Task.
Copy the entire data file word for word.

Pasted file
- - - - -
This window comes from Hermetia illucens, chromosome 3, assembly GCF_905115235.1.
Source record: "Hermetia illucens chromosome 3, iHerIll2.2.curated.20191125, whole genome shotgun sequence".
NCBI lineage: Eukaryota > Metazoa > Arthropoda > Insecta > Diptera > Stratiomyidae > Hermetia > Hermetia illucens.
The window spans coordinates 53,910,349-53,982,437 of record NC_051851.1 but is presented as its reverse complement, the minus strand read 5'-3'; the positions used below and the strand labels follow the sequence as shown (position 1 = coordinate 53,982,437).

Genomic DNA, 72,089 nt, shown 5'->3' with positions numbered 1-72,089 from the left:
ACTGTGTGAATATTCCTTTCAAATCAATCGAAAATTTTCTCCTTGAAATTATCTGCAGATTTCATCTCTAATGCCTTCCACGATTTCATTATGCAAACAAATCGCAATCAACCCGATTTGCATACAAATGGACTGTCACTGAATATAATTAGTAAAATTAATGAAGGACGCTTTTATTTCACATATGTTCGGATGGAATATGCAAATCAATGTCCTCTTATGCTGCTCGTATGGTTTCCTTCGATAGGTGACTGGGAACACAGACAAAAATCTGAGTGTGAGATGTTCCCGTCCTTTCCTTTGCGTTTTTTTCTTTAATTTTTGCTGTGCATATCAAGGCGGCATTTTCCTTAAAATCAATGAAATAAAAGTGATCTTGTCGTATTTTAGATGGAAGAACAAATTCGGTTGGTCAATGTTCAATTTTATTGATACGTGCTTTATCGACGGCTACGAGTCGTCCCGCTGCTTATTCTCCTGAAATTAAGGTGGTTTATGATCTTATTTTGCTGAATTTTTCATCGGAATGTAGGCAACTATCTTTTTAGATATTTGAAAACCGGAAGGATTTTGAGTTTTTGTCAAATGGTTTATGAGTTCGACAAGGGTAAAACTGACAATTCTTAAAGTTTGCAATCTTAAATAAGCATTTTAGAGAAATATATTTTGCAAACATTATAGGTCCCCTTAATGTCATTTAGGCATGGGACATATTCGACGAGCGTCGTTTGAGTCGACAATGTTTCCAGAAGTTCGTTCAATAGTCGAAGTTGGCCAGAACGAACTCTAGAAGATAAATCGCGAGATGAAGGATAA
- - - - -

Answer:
This window comes from Hermetia illucens, chromosome 3, assembly GCF_905115235.1.
Source record: "Hermetia illucens chromosome 3, iHerIll2.2.curated.20191125, whole genome shotgun sequence".
NCBI lineage: Eukaryota > Metazoa > Arthropoda > Insecta > Diptera > Stratiomyidae > Hermetia > Hermetia illucens.
The window spans coordinates 53,910,349-53,982,437 of record NC_051851.1 but is presented as its reverse complement, the minus strand read 5'-3'; the positions used below and the strand labels follow the sequence as shown (position 1 = coordinate 53,982,437).

Genomic DNA, 72,089 nt, shown 5'->3' with positions numbered 1-72,089 from the left:
ACTGTGTGAATATTCCTTTCAAATCAATCGAAAATTTTCTCCTTGAAATTATCTGCAGATTTCATCTCTAATGCCTTCCACGATTTCATTATGCAAACAAATCGCAATCAACCCGATTTGCATACAAATGGACTGTCACTGAATATAATTAGTAAAATTAATGAAGGACGCTTTTATTTCACATATGTTCGGATGGAATATGCAAATCAATGTCCTCTTATGCTGCTCGTATGGTTTCCTTCGATAGGTGACTGGGAACACAGACAAAAATCTGAGTGTGAGATGTTCCCGTCCTTTCCTTTGCGTTTTTTTCTTTAATTTTTGCTGTGCATATCAAGGCGGCATTTTCCTTAAAATCAATGAAATAAAAGTGATCTTGTCGTATTTTAGATGGAAGAACAAATTCGGTTGGTCAATGTTCAATTTTATTGATACGTGCTTTATCGACGGCTACGAGTCGTCCCGCTGCTTATTCTCCTGAAATTAAGGTGGTTTATGATCTTATTTTGCTGAATTTTTCATCGGAATGTAGGCAACTATCTTTTTAGATATTTGAAAACCGGAAGGATTTTGAGTTTTTGTCAAATGGTTTATGAGTTCGACAAGGGTAAAACTGACAATTCTTAAAGTTTGCAATCTTAAATAAGCATTTTAGAGAAATATATTTTGCAAACATTATAGGTCCCCTTAATGTCATTTAGGCATGGGACATATTCGACGAGCGTCGTTTGAGTCGACAATGTTTCCAGAAGTTCGTTCAATAGTCGAAGTTGGCCAGAACGAACTCTAGAAGATAAATCGCGAGATGAAGGATAA